Planning is overrated

A painting in the Tate.  It was my one favorite there.

A painting in the Tate. It was my one favorite there.

Random Observation/Comment #149: I am a compulsive planner.  I like to know what I’m doing for the day and how I reach specific destinations with a large array of possibilities and expectations.  You would be surprised/disgusted at how much I’ve exhausted my technological resources (Google Street View, Google Maps with Images, and Google Earth have been the slide-rule of traveling).  However, given this compulsiveness for planning, I also maintain a level of compulsiveness towards spontaneity.  Everything needs a balance, and small levels of discomfort are required for greater rewards.  “Going with the flow” introduces a forecast of expectations with a very slight chance of disaster.  Besides, it’s quite difficult to plan “fun.”  I can’t write into my itinerary “7PM, dinner; 8PM, have fun” – fun just isn’t one of those concrete things.  I know what I consider fun (such as ping pong and more ping pong), but there are so many unknown places I’d like to visit to broaden my personal definition.  It’s time to explore.

Although planning does relieve the stress shared between me and my parents (mostly my parents), it is rarely followed to the letter.  Even when I’ve accounted for outside factors, such as weather, meeting new people, getting too drunk and waking up late, “detox days,” and attacks from British zombies, I often resort to a combination of suggestions, instincts, and mood, which is rarely predictable.  Anti-social fleeting moments are an eventuality, so maybe planning days with compressed tourist attractions isn’t always the optimized way of vacationing.  I would rather spend a week in one city with a relaxed itinerary than rush my travels at an unnatural pace.

The efficiency aspect of my planning mixed with my flexibility on such uncomfortable situations results in a very crowded schedule.  It’s anally organized and filled with exceptions, but after staring at this masterpiece, I began dreading its existence.  I looked at such perfection with disdain instead of, my expected, relief.  To intentionally spite myself, I placed the plans on my laptop, iPhone, notebook, print-outs, and the ones digitally typed across my robotic interface aside.  Everything was scrapped and I simply asked questions.  Whomever I met, I wanted to know where they went, how they went about it, and what they would do differently.  My questions were geared towards understanding their interests as to see if I would possibly enjoy the same tourist locations.  This technique worked surprisingly well, and I felt much less restricted.  This experience of planning and ignoring these plans parallels to carrying a heavy boulder from miles away, just to reach here and wonder: Why the hell do I need a large boulder?  Well, I didn’t, but carrying it built character.  Anything that builds character has to be positive.  When in doubt, just say it builds character and the excuse is automatically valid.  Physically reprimanding a child for foolish acts?  Builds character.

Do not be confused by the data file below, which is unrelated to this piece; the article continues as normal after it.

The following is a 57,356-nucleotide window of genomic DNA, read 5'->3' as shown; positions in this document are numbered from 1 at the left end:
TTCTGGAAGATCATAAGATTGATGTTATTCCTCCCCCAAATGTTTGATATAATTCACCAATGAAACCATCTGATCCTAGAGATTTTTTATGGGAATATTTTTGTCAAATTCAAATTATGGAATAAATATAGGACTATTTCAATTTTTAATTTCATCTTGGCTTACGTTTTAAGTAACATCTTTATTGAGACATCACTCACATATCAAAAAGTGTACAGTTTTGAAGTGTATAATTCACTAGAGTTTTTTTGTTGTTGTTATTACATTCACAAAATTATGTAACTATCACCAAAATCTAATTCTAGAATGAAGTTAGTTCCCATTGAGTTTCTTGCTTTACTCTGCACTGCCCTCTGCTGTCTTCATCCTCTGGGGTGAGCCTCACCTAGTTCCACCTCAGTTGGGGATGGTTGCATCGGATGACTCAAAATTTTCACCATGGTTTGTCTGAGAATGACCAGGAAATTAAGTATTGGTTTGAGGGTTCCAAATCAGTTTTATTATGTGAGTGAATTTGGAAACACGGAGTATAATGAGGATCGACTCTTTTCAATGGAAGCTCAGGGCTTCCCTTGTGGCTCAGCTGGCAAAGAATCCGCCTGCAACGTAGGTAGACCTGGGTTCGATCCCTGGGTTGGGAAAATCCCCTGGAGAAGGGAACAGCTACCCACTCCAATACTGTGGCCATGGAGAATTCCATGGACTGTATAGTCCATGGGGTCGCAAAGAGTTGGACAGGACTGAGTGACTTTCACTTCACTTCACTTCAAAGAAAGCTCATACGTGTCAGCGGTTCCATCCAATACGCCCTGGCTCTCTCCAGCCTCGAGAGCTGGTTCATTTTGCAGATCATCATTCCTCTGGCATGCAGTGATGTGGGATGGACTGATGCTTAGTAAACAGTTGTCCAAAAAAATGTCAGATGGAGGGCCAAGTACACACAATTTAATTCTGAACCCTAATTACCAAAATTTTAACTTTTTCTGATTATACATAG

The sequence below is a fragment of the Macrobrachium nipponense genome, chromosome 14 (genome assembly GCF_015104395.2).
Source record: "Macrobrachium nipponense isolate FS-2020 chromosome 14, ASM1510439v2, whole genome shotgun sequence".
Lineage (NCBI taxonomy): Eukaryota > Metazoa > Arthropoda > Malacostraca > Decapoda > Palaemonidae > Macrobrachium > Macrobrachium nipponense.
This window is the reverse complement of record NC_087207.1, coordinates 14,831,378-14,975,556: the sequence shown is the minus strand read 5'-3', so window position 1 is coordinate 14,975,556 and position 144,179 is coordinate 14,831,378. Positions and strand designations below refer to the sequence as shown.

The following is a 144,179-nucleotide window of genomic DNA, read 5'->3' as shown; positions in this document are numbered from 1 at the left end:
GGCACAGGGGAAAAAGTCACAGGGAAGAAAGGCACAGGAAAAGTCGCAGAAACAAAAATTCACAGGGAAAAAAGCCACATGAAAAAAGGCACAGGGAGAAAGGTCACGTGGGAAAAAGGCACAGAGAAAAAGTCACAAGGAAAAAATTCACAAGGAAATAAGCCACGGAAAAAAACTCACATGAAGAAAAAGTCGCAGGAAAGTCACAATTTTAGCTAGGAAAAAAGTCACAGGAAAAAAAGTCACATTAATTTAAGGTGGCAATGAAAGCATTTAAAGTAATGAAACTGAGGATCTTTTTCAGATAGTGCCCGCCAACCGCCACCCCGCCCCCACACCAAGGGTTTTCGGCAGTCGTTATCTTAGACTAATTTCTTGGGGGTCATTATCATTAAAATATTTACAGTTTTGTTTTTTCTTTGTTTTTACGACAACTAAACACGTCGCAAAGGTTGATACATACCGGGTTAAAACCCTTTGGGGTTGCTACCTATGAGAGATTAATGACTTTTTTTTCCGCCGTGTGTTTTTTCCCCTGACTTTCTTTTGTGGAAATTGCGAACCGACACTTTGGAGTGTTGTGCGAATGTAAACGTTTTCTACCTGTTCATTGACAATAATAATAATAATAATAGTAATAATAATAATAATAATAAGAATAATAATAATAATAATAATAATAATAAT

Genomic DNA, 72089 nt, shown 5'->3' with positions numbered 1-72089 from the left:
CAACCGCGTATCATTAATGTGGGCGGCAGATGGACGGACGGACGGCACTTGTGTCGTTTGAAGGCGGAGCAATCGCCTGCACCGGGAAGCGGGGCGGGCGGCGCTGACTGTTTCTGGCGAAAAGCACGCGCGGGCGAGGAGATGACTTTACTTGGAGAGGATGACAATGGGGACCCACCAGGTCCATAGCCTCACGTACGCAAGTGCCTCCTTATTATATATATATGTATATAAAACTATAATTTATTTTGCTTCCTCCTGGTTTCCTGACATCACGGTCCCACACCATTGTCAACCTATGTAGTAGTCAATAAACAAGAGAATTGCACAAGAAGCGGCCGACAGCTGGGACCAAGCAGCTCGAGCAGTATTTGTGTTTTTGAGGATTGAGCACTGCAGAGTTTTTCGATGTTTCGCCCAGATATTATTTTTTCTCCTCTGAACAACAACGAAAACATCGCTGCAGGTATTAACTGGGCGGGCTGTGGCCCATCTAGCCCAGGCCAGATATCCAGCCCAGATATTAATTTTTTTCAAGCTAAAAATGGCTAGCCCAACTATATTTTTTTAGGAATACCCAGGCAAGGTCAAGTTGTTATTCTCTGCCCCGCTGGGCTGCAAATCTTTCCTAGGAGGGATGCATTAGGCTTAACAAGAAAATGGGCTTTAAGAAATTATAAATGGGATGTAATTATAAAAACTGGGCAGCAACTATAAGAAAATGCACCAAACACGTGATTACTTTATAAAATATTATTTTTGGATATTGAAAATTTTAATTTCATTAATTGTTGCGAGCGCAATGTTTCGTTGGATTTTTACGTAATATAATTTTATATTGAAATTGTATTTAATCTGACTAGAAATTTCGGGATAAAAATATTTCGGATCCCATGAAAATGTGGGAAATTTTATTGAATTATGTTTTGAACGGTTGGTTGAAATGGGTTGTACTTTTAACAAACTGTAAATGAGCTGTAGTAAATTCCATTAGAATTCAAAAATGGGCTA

The first day I arrived, I dropped off my luggage with my couchsurfing buddy and checked into St Christopher’s Village (near the London Bridge stop) on Borough Street.  Not only was the atmosphere very cheerful, but the information was also plentiful.  Free tours, paid tours, and pub crawls were offered in a small brochure filled with the city and underground maps.  This map was much better than the Google Maps I printed out.  This one had pretty colors and pictures, which highlighted the major attractions and made me want to color them with a crayon.  Although I did not want the typical tourist experience of London, I needed to visit many of the typical tourist locations to at least taste the favorites – they are favorites for a reason.

Taking suggestions can be extremely rewarding.  I asked a random store owner where to get the best fish and chips around where I was staying (near Regents Park) and he pointed me in the direction of literally the best fish and chips I’ve ever had (including metaphysically).  The restaurant “Seashell of Lisson Grove” does not have seating, but always has a long line of customers.  Their cod fish is double the size of the plate and everything is freshly made.  Although the tar-tar sauce and ketchup costs 25 pence extra, everything is fresh and magnificent.  The walk, however, was horrendous from the International Student House (near Great Portland Street station).  I think I walked close to 15 miles that day so the long stretch was wearing me out.  The point is: I would never have found this place if I didn’t follow a stranger’s randomly pointing finger on a map.  I trusted and was pleasantly surprised.  Please don’t take advantage of this gullible nature of mine.

~See Lemons Wing It

Awesome Fish and Chips at "Seashell on Lisson Grove" by Regents Park

Awesome Fish and Chips at "Seashell on Lisson Grove" by Regents Park